Given the ever-changing and proliferating nature of such websites (especially when it comes to social media) in terms of conditions, settings, preferences and the like, I will not be held responsible for keeping up to date and becoming an expert in their various combinatorial effects. I regard such sites as virtual public utilities, and just as it is the responsibility of public utilities to safeguard the user rather than the user being responsible for safeguarding the utilities, I do not consider it my duty to adjust my daily life to whatever the current framework of this or that website may demand (perhaps one day there will be a direct court challenge along those lines).
Furthermore, service-providing websites (the social media variety included) make it a condition of use for members of the public to agree to their specific rules. These rules may or may not fully agree with the juridical framework of the country in which the user resides. The legal details of such a relationship could well be somewhat opaque to the point where such wording, if they occurred in other contexts, could provide a basis for being challenged in court. Just as service-providing websites establish their own a priori rules for the consumer, so does the consumer have common rights and responsibilities which would extend to the business. Note that the latter is not explicitly evoked, signed, agreed upon or even viewed every time one citizen interacts with another; rather, they are assumed to exist in any case. My own relationship with such websites is based on that very perspective.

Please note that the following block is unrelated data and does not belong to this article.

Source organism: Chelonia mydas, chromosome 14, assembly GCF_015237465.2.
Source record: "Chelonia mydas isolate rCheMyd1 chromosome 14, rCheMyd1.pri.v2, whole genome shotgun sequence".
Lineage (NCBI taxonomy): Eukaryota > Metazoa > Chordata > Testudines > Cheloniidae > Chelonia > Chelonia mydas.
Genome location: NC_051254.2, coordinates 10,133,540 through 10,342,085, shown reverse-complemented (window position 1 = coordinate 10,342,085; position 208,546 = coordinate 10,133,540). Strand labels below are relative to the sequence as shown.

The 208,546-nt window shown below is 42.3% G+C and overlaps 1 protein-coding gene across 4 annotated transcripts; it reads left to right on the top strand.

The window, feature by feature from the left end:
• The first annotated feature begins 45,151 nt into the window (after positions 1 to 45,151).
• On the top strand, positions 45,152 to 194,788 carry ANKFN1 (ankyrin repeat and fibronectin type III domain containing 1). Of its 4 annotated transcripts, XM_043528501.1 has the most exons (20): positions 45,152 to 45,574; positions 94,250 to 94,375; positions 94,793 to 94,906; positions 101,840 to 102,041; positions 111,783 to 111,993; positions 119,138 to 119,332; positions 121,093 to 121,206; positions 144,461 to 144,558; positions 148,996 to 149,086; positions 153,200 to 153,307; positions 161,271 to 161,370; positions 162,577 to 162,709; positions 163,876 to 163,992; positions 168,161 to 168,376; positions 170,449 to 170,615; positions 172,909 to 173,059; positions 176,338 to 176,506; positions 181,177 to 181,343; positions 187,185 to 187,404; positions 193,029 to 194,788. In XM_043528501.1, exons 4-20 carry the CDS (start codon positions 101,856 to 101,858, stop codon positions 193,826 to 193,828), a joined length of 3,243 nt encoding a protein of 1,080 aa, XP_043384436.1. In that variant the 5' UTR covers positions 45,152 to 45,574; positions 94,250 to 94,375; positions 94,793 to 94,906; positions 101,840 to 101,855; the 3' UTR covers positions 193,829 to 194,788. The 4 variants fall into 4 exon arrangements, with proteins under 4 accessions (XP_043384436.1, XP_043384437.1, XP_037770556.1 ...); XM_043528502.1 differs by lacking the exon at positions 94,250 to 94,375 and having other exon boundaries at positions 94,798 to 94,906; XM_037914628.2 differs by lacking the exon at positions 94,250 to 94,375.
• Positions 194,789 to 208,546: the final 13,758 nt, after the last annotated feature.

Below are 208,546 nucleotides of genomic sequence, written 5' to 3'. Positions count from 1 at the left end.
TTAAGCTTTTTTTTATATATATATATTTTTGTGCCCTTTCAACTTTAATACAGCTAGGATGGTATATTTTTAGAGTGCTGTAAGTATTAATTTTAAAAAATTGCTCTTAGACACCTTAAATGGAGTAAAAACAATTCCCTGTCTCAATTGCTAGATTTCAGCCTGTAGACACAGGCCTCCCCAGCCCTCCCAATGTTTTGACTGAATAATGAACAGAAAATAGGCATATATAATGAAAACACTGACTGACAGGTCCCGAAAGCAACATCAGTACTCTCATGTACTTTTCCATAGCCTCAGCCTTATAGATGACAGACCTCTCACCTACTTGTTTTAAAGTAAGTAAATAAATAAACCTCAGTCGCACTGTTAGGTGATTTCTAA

A reasonable effort is made to rectify broken links. Broken links to newspaper articles etc are due to that page having been removed. This type of link will not be changed to alert the viewer to check for similar articles etc. Most sites provide a corresponding message.
Any other links (such as books for purchase) are correct at the time of posting. Nevertheless, I rely on notifications in case something has been changed at the third party's end. In the absence of any notification the link may not work properly until I become aware of the problem and fix it.
The software made available on the otoom.net website comes 'as is'. No responsibility is taken nor shall be assumed to exist in relation to its use, and that includes the integrity of any platform or medium on or into which it has been transferred.
It is the responsibility of the user to operate the software in accordance with the relevant laws under the jurisdiction/s applicable to the user.
The programs made available on the otoom.net website are copyright and it is illegal to decompile, modify or interfere with the source code, regardless of whether the program is provided free of charge or not. I or otoom.net shall not be liable for any damages arising from the use of the programs.